The number of people in poverty has risen to unparalleled levels. According to the most recent Census Bureau data, there were 46.2 million Americans living in poverty in 2010, up from 43.6 million in 2009 (an increase of 2.6 million). In other words, more than one in six Americans were poor in 2010. This is the highest number since the Census Bureau began gathering data 52 years ago.
What has been the legislative response of the United States Congress to the increase in poverty? Virtually nothing. Only one bill that will reduce poverty -- legislation that will expand job opportunities and training for veterans -- passed the Senate and House and was signed into law by the president in 2011. This contrasts with 2010, when Congress passed and the president signed the landmark Affordable Care Act national health care reform.
The Shriver Center's 2011 Poverty Scorecard, released Friday, rates every member of Congress on how they voted on anti-poverty legislation. In consultation with national anti-poverty experts in 20 different fields, we identified the 18 House votes and 11 Senate votes that were the most significant votes to people in poverty in 2011. The 2011 Congressional Poverty Scorecard includes a thorough summary of each vote we scored that describes the measure that was voted on and why it was important in fighting poverty.
In past years, almost every vote important to people in poverty concerned a legislative initiative that would fight poverty. In contrast, most of the votes in 2011 that were of the greatest significance to people in poverty were votes against legislation that would have made poverty even worse.
Several votes would have eliminated programs that people in poverty rely on, including national health reform, legal services, school-based health centers, the McGovern-Dole international food program, and three important foreclosure relief and neighborhood stabilization programs.
Other votes were on sweeping proposals that affected a wide array of anti-poverty programs. These included proposals to dismantle the Medicare program, undermine the structure of Medicaid and the Supplemental Nutrition Assistance Programs (formerly Food Stamps), enshrine a balanced budget requirement and other ruinous fiscal principles in the U.S. Constitution, and slash funding for Pell Grants for higher education, employment and training programs, the WIC nutrition program for pregnant women and young children, and mental health and substance abuse program.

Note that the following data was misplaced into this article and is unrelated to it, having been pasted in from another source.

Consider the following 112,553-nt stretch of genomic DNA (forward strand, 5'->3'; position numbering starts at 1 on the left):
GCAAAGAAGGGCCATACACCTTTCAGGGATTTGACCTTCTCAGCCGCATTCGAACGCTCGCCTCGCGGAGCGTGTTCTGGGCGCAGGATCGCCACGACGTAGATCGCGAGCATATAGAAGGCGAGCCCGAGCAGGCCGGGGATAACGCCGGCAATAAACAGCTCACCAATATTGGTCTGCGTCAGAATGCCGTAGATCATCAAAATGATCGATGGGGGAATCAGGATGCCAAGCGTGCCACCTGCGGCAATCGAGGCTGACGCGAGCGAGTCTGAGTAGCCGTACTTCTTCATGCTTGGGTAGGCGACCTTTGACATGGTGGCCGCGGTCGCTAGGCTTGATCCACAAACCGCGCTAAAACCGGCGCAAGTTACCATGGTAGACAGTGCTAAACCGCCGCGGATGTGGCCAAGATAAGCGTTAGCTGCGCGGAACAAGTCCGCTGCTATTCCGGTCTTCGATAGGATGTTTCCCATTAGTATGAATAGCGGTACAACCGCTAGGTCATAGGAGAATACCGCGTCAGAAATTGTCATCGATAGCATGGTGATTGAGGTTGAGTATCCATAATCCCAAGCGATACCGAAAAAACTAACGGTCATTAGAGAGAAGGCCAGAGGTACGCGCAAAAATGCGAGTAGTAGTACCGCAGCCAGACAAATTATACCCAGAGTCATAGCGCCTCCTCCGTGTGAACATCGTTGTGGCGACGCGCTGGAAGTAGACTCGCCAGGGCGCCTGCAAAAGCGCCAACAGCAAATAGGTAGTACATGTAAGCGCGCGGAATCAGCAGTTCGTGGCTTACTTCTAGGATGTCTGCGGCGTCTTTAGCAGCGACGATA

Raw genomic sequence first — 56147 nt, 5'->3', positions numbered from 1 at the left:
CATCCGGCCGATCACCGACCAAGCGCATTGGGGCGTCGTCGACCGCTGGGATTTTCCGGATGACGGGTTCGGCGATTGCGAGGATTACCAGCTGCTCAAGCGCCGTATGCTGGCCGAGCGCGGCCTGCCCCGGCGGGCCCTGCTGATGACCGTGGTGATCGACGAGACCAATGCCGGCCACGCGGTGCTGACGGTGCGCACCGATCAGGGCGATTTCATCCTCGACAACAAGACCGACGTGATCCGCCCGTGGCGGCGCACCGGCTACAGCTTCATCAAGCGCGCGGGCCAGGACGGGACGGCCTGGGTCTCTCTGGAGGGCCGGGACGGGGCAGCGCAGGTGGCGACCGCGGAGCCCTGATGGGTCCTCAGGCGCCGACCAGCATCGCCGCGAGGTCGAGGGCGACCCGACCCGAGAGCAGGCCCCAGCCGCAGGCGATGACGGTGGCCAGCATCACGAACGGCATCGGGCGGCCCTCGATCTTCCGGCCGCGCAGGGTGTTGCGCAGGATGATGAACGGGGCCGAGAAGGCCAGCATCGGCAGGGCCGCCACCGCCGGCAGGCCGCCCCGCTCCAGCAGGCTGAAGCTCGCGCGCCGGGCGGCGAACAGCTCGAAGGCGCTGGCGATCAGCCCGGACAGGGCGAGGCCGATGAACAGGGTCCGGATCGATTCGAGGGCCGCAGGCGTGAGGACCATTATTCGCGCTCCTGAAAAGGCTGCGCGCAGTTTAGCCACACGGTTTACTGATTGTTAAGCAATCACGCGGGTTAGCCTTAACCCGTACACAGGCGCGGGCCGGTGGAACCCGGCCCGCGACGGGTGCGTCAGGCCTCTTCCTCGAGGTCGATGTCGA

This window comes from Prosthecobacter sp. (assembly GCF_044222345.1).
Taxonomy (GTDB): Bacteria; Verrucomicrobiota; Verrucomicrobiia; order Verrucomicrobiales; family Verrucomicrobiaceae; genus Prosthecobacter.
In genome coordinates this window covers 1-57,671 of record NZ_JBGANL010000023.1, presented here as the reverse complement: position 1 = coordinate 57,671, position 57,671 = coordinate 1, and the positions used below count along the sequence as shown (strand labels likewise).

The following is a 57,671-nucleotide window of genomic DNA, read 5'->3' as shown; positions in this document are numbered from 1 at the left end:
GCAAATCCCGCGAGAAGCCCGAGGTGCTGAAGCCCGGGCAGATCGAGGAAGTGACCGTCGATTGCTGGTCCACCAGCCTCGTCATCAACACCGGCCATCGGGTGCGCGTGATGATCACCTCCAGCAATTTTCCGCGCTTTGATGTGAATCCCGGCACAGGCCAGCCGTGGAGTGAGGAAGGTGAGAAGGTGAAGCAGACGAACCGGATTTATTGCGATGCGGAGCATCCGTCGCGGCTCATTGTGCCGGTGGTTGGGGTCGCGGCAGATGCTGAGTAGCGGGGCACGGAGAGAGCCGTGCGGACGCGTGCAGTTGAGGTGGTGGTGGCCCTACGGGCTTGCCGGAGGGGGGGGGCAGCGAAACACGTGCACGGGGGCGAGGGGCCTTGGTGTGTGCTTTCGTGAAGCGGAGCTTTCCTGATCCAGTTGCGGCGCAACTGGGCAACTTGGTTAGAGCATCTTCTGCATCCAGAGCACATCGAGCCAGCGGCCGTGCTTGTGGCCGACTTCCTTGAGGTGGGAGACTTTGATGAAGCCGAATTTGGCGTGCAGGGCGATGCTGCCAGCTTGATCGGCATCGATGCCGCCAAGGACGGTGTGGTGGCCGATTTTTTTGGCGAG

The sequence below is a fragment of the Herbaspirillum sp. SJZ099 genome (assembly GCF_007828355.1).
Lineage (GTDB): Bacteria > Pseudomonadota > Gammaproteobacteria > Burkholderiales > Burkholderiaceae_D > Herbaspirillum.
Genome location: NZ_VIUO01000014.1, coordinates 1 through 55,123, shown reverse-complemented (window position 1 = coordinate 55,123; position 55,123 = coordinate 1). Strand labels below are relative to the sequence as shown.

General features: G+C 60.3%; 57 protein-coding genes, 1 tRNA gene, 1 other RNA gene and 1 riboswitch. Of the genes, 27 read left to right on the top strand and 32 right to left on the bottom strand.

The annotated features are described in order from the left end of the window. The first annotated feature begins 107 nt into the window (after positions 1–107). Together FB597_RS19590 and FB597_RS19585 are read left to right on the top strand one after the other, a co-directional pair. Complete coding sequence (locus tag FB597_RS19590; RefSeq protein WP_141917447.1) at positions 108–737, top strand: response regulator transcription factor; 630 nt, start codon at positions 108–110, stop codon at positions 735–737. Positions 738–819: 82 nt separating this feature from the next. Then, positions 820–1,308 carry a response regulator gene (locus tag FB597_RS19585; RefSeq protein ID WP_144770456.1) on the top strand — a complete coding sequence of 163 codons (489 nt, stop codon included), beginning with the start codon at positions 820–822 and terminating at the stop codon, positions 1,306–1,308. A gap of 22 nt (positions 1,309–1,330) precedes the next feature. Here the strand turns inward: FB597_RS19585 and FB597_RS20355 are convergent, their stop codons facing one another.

In addition to making poverty worse, some of the proposals would have exacerbated the 30-year trend of growing income inequality in the United States. In particular, the Ryan budget proposal approved in the House but rejected in the Senate would have made massive cuts in federal programs, most of which would have fallen on the poor, with all of the resulting savings used to provide additional tax breaks for the wealthy.
The Poverty Scorecard is a powerful tool that advocates, media, and citizens can use to evaluate the performance of their elected representatives. Each Senator and House member is assigned a letter grade, A+ through F-, based on their overall voting performance. Members who did not vote on enough bills were not graded. In total, we graded 431 of 435 Representatives and all 100 Senators. Readers are encouraged to examine their representatives' voting records, as well as other data available in the Poverty Scorecard, to learn more about what Congress did, and did not do, to combat poverty in 2011.
Most congressional scorecards rate members' performance on a narrow range of subjects. In contrast, the Poverty Scorecard takes into consideration a very broad range of issue areas, including asset building, budget and tax, consumer protection, education, employment and training, food and nutrition, foreign aid, health care, housing, immigrants, legal services, rural issues, unemployment insurance and veterans.
As in past years, we again found there is often no correlation between a state's poverty rate and the voting record of its members. Ten states, all in the South, with among the highest poverty rates in the country had delegations with among the worst records in voting to fight poverty (South Carolina, Mississippi, Alabama, Louisiana, Tennessee, Oklahoma, Texas, Kentucky, Arizona, Georgia).
On the other hand, five states from around the country (New Mexico, West Virginia, Oregon, California and North Carolina) with above average poverty rates had delegations with strong records in voting to fight poverty.
Six states with the lowest poverty rates in the nation had among the best records in voting to fight poverty (Connecticut, Hawaii, Maryland, Delaware Massachusetts, Vermont).
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